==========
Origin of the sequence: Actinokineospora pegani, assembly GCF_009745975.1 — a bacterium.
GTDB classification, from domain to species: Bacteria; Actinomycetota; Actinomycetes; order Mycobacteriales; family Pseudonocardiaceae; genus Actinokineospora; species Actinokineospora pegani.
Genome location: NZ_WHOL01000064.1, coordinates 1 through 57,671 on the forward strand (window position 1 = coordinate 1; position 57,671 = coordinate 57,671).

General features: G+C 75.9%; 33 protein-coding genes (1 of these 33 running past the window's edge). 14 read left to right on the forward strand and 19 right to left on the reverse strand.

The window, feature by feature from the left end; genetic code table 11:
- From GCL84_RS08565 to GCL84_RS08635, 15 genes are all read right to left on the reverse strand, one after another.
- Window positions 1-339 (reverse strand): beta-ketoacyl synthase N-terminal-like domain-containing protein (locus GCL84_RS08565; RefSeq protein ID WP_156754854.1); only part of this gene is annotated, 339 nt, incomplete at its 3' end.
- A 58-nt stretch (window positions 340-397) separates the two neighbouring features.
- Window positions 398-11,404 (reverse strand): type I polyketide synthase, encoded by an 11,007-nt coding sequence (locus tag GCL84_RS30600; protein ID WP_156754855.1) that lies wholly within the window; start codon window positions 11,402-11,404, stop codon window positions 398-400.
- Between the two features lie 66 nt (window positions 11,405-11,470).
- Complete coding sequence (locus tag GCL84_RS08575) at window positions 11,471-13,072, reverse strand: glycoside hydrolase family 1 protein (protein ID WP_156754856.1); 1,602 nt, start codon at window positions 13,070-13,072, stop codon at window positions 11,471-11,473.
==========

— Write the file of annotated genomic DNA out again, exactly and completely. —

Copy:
Origin of the sequence: Actinokineospora pegani, assembly GCF_009745975.1 — a bacterium.
GTDB classification, from domain to species: Bacteria; Actinomycetota; Actinomycetes; order Mycobacteriales; family Pseudonocardiaceae; genus Actinokineospora; species Actinokineospora pegani.
Genome location: NZ_WHOL01000064.1, coordinates 1 through 57,671 on the forward strand (window position 1 = coordinate 1; position 57,671 = coordinate 57,671).

General features: G+C 75.9%; 33 protein-coding genes (1 of these 33 running past the window's edge). 14 read left to right on the forward strand and 19 right to left on the reverse strand.

The window, feature by feature from the left end; genetic code table 11:
- From GCL84_RS08565 to GCL84_RS08635, 15 genes are all read right to left on the reverse strand, one after another.
- Window positions 1-339 (reverse strand): beta-ketoacyl synthase N-terminal-like domain-containing protein (locus GCL84_RS08565; RefSeq protein ID WP_156754854.1); only part of this gene is annotated, 339 nt, incomplete at its 3' end.
- A 58-nt stretch (window positions 340-397) separates the two neighbouring features.
- Window positions 398-11,404 (reverse strand): type I polyketide synthase, encoded by an 11,007-nt coding sequence (locus tag GCL84_RS30600; protein ID WP_156754855.1) that lies wholly within the window; start codon window positions 11,402-11,404, stop codon window positions 398-400.
- Between the two features lie 66 nt (window positions 11,405-11,470).
- Complete coding sequence (locus tag GCL84_RS08575) at window positions 11,471-13,072, reverse strand: glycoside hydrolase family 1 protein (protein ID WP_156754856.1); 1,602 nt, start codon at window positions 13,070-13,072, stop codon at window positions 11,471-11,473.